Ultraviolet (UV) is invisible light radiation with a wavelength between 200-300 nanometres.
It can be used to kill or damage organisms that cause disease in drinking water, including some that cannot be killed by chlorine such as Cryptosporidium.
UV lamps kill bacteria in your water, but won't change the taste.
It's vital that the UV radiation is able to pass through the water. (UV cannot pass through cloudy or coloured water.)
UV needs a reliable power supply because, if the power fails, the system will not work and your drinking water will not be disinfected.
Other substances in the water, such as iron and manganese, can also reduce the ability of the UV system to work.
If the quality of water to be disinfected isn't good enough, you can install pre-treatment. The extent and cost of this will depend on your water quality, but it usually consists of a series of cartridge filters.
As with any water treatment system, you should get advice from a suitably qualified professional.
Keeping your UV system clean
Although UV is an effective disinfectant, it leaves no lasting residual disinfectant in the water. So it's easy for a supply to become re-contaminated between the UV unit and the tap.
For this reason, it is important to make sure that all your pipes and tanks are in good condition, and nothing can get into, or grow within, the system.
From time to time, you may be need to flush pipes and tanks with a chemical disinfectant. You can install small point of use UV disinfection units (usually under sinks), to make sure your water remains safe at the point of consumption.
A UV system is relatively simple to maintain. If the quartz sleeve (the valve chamber) is dirty it won't be as efficient, so you need to clean it regularly - usually monthly - but it will depend on how clean the incoming water is.
UV lamps will also need to be changed (they typically last about a year). Even if they're working their efficiency will drop off after this time.
It's a good idea to have some sort of safeguard built into your system so that an alarm sounds if the UV lamp stops working, or the water quality deteriorates so that the UV is no longer able to pass through the water to kill pathogens.
Your UV system's size will depend on the volume of water produced by your water supply. UV disinfection units are rated for certain flows of water and it is important to keep within the stated ranges.
If the system isn't big enough, water can pass through too quickly and the UV light will not have enough time to disinfect the water properly.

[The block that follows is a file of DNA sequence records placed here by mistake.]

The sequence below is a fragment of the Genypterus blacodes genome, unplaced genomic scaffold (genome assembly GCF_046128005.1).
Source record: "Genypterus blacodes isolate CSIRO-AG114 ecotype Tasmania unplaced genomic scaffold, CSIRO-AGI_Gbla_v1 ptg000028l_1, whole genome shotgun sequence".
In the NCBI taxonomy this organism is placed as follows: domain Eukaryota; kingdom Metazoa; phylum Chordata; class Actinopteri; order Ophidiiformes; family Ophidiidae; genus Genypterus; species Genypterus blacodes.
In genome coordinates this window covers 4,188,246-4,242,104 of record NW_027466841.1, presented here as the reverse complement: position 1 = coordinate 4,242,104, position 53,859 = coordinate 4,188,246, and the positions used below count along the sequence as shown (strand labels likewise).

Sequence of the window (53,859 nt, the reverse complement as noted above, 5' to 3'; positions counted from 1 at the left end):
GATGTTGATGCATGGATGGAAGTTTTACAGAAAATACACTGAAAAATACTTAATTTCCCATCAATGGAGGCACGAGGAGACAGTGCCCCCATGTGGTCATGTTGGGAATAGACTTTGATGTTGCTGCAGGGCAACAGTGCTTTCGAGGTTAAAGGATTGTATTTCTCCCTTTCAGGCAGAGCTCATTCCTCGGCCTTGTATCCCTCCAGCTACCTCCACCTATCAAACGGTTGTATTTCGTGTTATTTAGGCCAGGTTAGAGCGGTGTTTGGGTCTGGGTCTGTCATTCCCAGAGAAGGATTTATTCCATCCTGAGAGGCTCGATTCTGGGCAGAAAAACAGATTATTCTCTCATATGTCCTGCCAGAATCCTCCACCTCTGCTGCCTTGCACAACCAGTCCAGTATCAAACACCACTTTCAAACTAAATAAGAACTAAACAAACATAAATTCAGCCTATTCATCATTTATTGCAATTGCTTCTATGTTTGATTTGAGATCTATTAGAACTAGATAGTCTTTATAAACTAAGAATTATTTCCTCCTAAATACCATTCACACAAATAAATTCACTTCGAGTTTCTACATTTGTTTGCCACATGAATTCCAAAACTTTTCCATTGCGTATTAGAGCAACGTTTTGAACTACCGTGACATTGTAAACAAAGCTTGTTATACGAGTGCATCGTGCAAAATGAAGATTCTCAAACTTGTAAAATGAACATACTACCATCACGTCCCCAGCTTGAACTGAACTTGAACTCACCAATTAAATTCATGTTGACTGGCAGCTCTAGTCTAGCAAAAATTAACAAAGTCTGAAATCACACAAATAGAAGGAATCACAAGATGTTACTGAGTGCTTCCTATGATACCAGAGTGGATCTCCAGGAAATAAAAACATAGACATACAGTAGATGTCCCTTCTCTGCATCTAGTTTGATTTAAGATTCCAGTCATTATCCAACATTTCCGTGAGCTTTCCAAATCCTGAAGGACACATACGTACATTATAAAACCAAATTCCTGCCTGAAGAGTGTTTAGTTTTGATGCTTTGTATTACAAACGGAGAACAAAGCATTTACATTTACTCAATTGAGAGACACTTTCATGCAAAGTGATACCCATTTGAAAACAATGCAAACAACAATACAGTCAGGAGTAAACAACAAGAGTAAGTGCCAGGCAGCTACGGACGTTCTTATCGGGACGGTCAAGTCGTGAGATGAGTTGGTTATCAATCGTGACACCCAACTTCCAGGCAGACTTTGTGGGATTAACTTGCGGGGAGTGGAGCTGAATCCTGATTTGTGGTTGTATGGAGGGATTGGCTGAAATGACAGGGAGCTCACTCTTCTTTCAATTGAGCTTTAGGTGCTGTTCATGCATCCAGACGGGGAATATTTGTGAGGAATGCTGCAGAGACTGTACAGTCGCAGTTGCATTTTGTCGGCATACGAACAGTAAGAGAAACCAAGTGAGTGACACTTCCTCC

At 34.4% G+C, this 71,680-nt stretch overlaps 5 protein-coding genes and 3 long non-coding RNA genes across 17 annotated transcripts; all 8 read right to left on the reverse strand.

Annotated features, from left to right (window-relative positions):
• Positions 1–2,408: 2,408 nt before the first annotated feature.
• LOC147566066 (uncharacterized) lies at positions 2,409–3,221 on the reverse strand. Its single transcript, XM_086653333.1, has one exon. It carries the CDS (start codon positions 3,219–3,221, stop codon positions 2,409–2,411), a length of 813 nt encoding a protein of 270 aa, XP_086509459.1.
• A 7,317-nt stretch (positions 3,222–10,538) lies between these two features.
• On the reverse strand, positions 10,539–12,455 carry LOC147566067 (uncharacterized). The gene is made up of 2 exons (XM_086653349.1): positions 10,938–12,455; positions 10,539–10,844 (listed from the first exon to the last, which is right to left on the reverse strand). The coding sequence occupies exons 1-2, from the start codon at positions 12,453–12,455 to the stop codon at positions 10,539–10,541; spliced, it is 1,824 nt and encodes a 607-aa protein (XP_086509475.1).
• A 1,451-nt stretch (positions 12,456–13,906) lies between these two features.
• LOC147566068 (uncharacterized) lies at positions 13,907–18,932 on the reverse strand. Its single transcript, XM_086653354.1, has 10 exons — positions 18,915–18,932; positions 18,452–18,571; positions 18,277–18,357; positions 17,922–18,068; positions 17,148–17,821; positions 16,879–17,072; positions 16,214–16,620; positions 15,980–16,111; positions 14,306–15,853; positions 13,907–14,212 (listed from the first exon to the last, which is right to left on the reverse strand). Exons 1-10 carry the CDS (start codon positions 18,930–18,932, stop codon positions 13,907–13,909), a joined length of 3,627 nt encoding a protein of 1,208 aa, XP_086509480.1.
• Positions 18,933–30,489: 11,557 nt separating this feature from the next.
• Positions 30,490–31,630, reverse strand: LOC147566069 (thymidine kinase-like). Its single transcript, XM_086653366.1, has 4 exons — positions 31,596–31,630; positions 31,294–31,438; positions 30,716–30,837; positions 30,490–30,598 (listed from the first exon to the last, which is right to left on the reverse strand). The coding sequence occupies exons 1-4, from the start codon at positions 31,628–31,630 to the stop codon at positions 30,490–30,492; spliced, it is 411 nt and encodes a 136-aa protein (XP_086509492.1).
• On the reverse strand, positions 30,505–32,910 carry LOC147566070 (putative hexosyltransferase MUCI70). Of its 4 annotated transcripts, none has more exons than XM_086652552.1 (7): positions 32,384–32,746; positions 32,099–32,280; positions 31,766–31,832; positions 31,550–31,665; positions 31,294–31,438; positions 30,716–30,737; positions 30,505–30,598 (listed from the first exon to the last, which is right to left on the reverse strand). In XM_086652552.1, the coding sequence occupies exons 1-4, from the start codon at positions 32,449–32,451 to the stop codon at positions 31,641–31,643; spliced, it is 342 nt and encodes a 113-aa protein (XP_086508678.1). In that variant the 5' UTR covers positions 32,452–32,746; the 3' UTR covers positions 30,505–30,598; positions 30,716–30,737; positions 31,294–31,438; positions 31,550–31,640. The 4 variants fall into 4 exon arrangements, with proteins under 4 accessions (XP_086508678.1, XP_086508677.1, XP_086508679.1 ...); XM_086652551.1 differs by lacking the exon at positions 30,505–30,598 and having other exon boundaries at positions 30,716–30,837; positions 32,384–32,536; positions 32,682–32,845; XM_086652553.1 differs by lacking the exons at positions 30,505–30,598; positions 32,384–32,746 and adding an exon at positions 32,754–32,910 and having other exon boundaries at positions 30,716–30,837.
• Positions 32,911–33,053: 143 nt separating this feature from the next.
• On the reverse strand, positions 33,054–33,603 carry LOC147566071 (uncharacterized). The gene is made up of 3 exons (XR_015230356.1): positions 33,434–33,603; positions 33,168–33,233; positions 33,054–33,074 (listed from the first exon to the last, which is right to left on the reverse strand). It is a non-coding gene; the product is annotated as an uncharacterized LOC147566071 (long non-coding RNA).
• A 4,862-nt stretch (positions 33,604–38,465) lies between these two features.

Finding a contractor to install your UV system
A good place to find a contractor to install or work on your UV disinfection system is the Watersafe website.
Watersafe is a UK-wide approvals scheme that provides a searchable database of plumbers and contractors with the qualifications and experience to work safely on drinking water systems.
Your local council may have a list of contractors.
Changing a UV filter
Dirt can build up on the surface of the lamp and stop it from working effectively. This means disinfection will only be effective if you change the lamp regularly.
Most lamps need to be changed after a year. Some of them have a lamp-life countdown as a reminder. Check with your manufacturer to find out if yours has one.
You can clean the lamp yourself, or you can get advice from your local council about how to do this.
If you're going to do it yourself, you need a spare lamp, spare sleeves and disposable gloves.
- turn off the power and let the UV filter cool down so you can touch the bulb safely
- remove the safety cap at the top of the UV system by squeezing the tabs
- remove the lamp sleeve (if there is one) along the sleeve bolt from the chamber
- unscrew the UV lamp
- install and secure the new lamp into sleeve
- secure the lamp and sleeve assembly
- insert the safety cap and plug the system in again
These are generic instructions. You should follow your manufacturer's instructions if you have them.
Switching your UV filter off when you're not using the water
If you only switch your filter on just before using your water it will not have enough time to get rid of the bacteria.
Make sure you always keep your UV filter on, and have a plan for what you'll do if there's a power cut.
If your UV system isn't working
If there's a problem with your UV system, make sure no-one drinks the water unless it has been boiled until you're sure it's being disinfected.
You may need to take advice on an alternative way to disinfect your water supply until the UV is working.
As well as checking the quality of the incoming water and any pre-treatment, you should also replace faulty lamps and check if the:
- UV lamps are operating
- power supply's functioning
- UV transmittance (the lamp's intensity) is reduced
- quartz sleeves surrounding the lamps need cleaning or replacing
- UV sensor's working
If your UV system seems to be working but you're still getting microbiological failures from samples, there could be a number of reasons such as the:
- water supply's becoming re-contaminated after the UV system
- UV system needs more maintenance and cleaning
- incoming water isn't suitable quality for UV disinfection without pre-treatment
- water isn't getting enough contact time with the UV
- taps aren't clean
If your UV system makes your water warm.
Your water may be warm when you first draw it because it's just left the UV chamber, or if there's a low flow of water through the unit and it's the wrong size.
If this happens, try flushing water through the system until cooler water appears.
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